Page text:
Pineapple is actually the one I would do, because that’s the one they would typically know what it is, they would get really excited and then we would look at, you know, “Let’s cut it up! Like, why not? Let’s taste it. See what, do you notice any difference between this pineapple and maybe the stuff in the can?” And just kind of explore foods.
You can also connect it to what they are learning already so there’s an alphabet book about nutrition, I can’t remember what it’s called where it looks at the ABCs of different food and then I would also kind of look at how are we promoting a healthy environment? So they learn through observing, not necessarily teaching. So, do we have healthy foods available? Do we always bring junk food into, for exciting events, or are they getting the message that that’s more important? What are the messages we are sending indirectly?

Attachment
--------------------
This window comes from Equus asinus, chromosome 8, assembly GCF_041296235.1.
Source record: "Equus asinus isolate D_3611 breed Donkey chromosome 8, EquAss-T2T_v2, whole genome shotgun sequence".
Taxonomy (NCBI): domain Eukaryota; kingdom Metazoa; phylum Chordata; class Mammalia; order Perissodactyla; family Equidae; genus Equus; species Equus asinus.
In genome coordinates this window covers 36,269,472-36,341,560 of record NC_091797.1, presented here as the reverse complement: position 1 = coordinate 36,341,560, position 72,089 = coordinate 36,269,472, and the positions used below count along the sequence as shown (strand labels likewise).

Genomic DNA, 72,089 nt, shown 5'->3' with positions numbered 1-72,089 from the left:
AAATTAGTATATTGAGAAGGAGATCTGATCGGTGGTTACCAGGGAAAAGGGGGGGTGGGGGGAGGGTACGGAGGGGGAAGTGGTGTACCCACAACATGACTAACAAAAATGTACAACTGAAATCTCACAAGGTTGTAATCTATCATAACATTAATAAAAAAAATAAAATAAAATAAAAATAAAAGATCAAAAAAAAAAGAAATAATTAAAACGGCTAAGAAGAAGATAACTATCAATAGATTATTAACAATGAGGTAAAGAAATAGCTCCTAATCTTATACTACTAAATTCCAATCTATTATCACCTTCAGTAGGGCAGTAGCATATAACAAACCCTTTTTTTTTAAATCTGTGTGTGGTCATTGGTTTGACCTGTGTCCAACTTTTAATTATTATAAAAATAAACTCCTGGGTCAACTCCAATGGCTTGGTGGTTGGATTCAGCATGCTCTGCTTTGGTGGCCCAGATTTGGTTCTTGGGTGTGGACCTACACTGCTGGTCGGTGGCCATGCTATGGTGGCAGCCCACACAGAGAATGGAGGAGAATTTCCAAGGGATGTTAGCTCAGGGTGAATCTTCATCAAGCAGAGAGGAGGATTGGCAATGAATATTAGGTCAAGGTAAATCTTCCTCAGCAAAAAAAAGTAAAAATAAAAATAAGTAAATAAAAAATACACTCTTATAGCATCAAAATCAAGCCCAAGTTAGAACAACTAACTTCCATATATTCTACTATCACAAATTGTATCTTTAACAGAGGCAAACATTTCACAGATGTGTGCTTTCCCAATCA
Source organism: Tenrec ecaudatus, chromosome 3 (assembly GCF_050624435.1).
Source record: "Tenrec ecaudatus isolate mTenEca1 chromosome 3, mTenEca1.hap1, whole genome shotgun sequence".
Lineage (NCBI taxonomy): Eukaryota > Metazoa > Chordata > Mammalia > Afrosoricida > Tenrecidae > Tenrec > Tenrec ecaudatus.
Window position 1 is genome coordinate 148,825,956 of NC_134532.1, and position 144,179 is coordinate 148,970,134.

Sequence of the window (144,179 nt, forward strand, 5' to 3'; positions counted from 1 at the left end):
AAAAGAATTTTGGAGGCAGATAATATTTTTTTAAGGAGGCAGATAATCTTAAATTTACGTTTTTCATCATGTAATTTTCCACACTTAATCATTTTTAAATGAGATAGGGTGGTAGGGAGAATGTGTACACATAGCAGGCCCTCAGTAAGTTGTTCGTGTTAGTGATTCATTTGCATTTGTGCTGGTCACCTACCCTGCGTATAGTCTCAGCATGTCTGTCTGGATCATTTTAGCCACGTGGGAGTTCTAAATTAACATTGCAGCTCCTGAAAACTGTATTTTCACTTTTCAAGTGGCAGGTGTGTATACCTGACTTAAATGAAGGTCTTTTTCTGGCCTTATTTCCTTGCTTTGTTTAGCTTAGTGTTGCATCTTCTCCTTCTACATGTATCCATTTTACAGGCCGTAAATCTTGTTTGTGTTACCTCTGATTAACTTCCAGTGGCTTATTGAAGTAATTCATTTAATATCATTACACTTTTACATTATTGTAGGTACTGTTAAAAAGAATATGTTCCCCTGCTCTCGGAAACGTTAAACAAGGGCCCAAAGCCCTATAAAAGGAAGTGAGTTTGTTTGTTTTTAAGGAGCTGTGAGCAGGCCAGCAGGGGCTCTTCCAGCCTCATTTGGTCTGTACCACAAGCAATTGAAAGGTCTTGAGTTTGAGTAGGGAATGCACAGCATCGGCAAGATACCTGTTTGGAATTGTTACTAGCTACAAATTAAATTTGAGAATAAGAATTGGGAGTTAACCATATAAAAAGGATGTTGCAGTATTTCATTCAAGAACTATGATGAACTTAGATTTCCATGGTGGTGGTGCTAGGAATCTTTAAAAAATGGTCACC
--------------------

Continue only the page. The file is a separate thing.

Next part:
So that’s kind of preschool/early elementary. As they kind of get into their later elementary schools, I would kind of start teaching some principles of variety. Encouraging them to try new foods. There’s kind of like gentle peer pressure when they see their friends trying foods that might encourage them to try it as well. And encouraging them to try it without pressure so they feel that they can say no if they try one bite and they don’t like it. And teaching that food is fuel for our body, so kind of relating that to a story that you know, cookies provide fuel, so do bananas, so do eggs, they all provide fuel.
Jen: Everything contributes, right?
Jacqueline: Yes, you know. And as they kind of get older talking about the biological diversity, you know, how our ideals have changed throughout history and I wouldn’t even start talking about the science of nutrition until high school and maybe talking about food digestion but still being really cautious of the messages that we’re sending.